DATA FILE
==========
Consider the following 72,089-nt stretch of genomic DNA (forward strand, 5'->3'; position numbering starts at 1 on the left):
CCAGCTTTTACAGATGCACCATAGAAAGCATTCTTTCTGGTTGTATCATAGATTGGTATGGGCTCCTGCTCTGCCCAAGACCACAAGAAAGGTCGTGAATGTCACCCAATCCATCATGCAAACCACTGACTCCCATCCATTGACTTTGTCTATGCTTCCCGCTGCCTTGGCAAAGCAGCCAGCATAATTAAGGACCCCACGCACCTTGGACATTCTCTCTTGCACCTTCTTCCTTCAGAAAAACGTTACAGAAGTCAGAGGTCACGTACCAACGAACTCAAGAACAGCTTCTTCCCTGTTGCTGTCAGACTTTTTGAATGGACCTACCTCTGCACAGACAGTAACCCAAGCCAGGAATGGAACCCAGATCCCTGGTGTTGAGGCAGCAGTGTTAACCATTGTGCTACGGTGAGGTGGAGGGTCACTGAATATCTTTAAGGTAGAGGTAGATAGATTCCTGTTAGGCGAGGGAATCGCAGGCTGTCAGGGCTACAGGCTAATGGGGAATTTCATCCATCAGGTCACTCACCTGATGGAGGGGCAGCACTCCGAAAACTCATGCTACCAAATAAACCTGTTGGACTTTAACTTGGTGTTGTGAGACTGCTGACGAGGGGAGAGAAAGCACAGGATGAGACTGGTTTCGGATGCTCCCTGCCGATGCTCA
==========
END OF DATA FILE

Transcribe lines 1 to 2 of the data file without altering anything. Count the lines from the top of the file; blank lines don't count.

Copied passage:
Consider the following 72,089-nt stretch of genomic DNA (forward strand, 5'->3'; position numbering starts at 1 on the left):
CCAGCTTTTACAGATGCACCATAGAAAGCATTCTTTCTGGTTGTATCATAGATTGGTATGGGCTCCTGCTCTGCCCAAGACCACAAGAAAGGTCGTGAATGTCACCCAATCCATCATGCAAACCACTGACTCCCATCCATTGACTTTGTCTATGCTTCCCGCTGCCTTGGCAAAGCAGCCAGCATAATTAAGGACCCCACGCACCTTGGACATTCTCTCTTGCACCTTCTTCCTTCAGAAAAACGTTACAGAAGTCAGAGGTCACGTACCAACGAACTCAAGAACAGCTTCTTCCCTGTTGCTGTCAGACTTTTTGAATGGACCTACCTCTGCACAGACAGTAACCCAAGCCAGGAATGGAACCCAGATCCCTGGTGTTGAGGCAGCAGTGTTAACCATTGTGCTACGGTGAGGTGGAGGGTCACTGAATATCTTTAAGGTAGAGGTAGATAGATTCCTGTTAGGCGAGGGAATCGCAGGCTGTCAGGGCTACAGGCTAATGGGGAATTTCATCCATCAGGTCACTCACCTGATGGAGGGGCAGCACTCCGAAAACTCATGCTACCAAATAAACCTGTTGGACTTTAACTTGGTGTTGTGAGACTGCTGACGAGGGGAGAGAAAGCACAGGATGAGACTGGTTTCGGATGCTCCCTGCCGATGCTCA